Sunday, 26 May 2013

Day 167: The thinking time

Day 167 (22 May) Wednesday. The middle of the week and day three of four days of teaching. It is week 12 so not many hours of teaching to go for this semester. Then it's back to revising overdue course outlines, finishing up articles for publication, review colleagues' drafts, prepare conference papers (one for September has been accepted).

Breakfast, lunch & dinner,
in the making, at 6.12am
Today is the 'lesser long day' of the three at Sippy Downs. Lecture at 10am and the last one runs until 7pm. I generally take a day's worth of food to campus so at 6.12am I'm eating breakfast and preparing lunch at the same time. Today we also have another address by our Vice Chancellor which most staff are expected to attend. 

Long day, we'll need these,
at 6.12am
Perhaps there was just too much stoicism yesterday and today just seems a little bit harder. It's a long drive up the Coast today, a long drive. Good thing I have no passengers.

On the way up, I've had a rethink about the order of the lecture and I hope to get on campus with time to make the adjustments. That is one advantage of the long drive to work...the thinking time. Friends and acquaintances ask why I do this, and while there are several reasons, I've learnt to value and use the time to think or listen to radio current affairs (it is quite amazing how often I will refer to 'something I heard on the radio on the way up today' in my lectures). There have been times when I've had to make adjustments on the run as a result of something I heard, or thought about. And that's just not an opportunity I'd have if I caught a bus to work...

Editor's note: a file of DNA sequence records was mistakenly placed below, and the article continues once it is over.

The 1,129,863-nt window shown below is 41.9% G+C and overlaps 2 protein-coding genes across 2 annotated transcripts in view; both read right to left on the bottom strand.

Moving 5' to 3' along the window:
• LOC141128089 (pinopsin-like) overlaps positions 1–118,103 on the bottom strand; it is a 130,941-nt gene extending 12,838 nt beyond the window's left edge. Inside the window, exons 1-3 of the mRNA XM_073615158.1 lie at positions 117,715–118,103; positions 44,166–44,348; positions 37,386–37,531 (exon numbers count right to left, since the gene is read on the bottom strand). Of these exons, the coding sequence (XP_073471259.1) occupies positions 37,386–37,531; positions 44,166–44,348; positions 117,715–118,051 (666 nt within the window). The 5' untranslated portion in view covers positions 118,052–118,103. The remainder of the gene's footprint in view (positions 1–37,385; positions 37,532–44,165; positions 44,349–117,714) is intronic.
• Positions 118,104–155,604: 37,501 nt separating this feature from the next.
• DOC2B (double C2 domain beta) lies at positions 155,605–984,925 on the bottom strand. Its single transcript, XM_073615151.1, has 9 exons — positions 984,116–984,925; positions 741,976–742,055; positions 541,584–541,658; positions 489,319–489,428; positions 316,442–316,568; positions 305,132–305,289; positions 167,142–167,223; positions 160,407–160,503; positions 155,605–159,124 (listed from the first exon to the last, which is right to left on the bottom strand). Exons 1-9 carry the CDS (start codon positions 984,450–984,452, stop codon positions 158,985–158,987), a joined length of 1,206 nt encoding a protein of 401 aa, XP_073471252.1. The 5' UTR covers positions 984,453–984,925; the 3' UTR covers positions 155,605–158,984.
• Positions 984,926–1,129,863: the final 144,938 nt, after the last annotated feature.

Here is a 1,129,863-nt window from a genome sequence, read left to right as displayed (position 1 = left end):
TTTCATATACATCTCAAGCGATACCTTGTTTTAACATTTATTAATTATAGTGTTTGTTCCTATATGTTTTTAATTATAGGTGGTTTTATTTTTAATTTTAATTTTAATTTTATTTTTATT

Tutes, at 6.12pm
The lecture happens, I think it benefited from a re-ordering. I wanted to show a couple of vid clips to students which, while confronting, show another side to the whaling debate which comes about when people feeling forced into a corner and come out fighting in a hyper-nationalistic way. These are clips in Japanese and so don't get a run very much in the Australian media. I don't like some of these responses any more than I like some of the more extreme anti-whaling groups but whaling has become a foreign policy issue imbued with emotion...I'm not sure we'll solve it satisfactorily now. Nonetheless, I'm drafting a manuscript at the moment, and plan to take some time off next year to write it. (It will probably start in blog form.)

Later in the evening, I turn to Australia-Japan relations in the other course...we get back to whaling, quite coincidentally. At 6.12pm, we've moved into the tutorial and students are doing their presentations. 

The end of the teaching day at 7pm but a few things to do before the return Bruce trip...eventually we head off and head home, with some more thinking time.

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